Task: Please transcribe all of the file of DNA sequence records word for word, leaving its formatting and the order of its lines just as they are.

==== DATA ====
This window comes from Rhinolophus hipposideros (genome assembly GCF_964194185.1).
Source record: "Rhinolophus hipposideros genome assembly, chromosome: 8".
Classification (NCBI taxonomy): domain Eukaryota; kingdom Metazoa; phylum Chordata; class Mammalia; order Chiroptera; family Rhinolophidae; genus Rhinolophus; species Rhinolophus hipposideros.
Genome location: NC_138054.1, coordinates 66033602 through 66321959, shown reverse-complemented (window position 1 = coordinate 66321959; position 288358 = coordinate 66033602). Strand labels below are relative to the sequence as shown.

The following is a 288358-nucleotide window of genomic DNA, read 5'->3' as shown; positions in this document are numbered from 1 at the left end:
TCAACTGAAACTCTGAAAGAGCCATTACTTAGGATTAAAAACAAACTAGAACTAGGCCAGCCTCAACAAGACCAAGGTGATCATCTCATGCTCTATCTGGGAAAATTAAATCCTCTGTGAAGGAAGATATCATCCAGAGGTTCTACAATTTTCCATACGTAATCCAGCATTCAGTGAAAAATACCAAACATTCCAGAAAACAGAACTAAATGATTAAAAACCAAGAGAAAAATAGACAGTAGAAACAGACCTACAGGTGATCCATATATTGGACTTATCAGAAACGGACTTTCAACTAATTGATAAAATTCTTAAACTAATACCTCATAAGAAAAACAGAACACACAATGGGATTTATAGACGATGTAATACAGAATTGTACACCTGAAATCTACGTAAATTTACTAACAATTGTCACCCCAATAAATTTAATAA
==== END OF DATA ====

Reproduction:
This window comes from Rhinolophus hipposideros (genome assembly GCF_964194185.1).
Source record: "Rhinolophus hipposideros genome assembly, chromosome: 8".
Classification (NCBI taxonomy): domain Eukaryota; kingdom Metazoa; phylum Chordata; class Mammalia; order Chiroptera; family Rhinolophidae; genus Rhinolophus; species Rhinolophus hipposideros.
Genome location: NC_138054.1, coordinates 66033602 through 66321959, shown reverse-complemented (window position 1 = coordinate 66321959; position 288358 = coordinate 66033602). Strand labels below are relative to the sequence as shown.

The following is a 288358-nucleotide window of genomic DNA, read 5'->3' as shown; positions in this document are numbered from 1 at the left end:
TCAACTGAAACTCTGAAAGAGCCATTACTTAGGATTAAAAACAAACTAGAACTAGGCCAGCCTCAACAAGACCAAGGTGATCATCTCATGCTCTATCTGGGAAAATTAAATCCTCTGTGAAGGAAGATATCATCCAGAGGTTCTACAATTTTCCATACGTAATCCAGCATTCAGTGAAAAATACCAAACATTCCAGAAAACAGAACTAAATGATTAAAAACCAAGAGAAAAATAGACAGTAGAAACAGACCTACAGGTGATCCATATATTGGACTTATCAGAAACGGACTTTCAACTAATTGATAAAATTCTTAAACTAATACCTCATAAGAAAAACAGAACACACAATGGGATTTATAGACGATGTAATACAGAATTGTACACCTGAAATCTACGTAAATTTACTAACAATTGTCACCCCAATAAATTTAATAA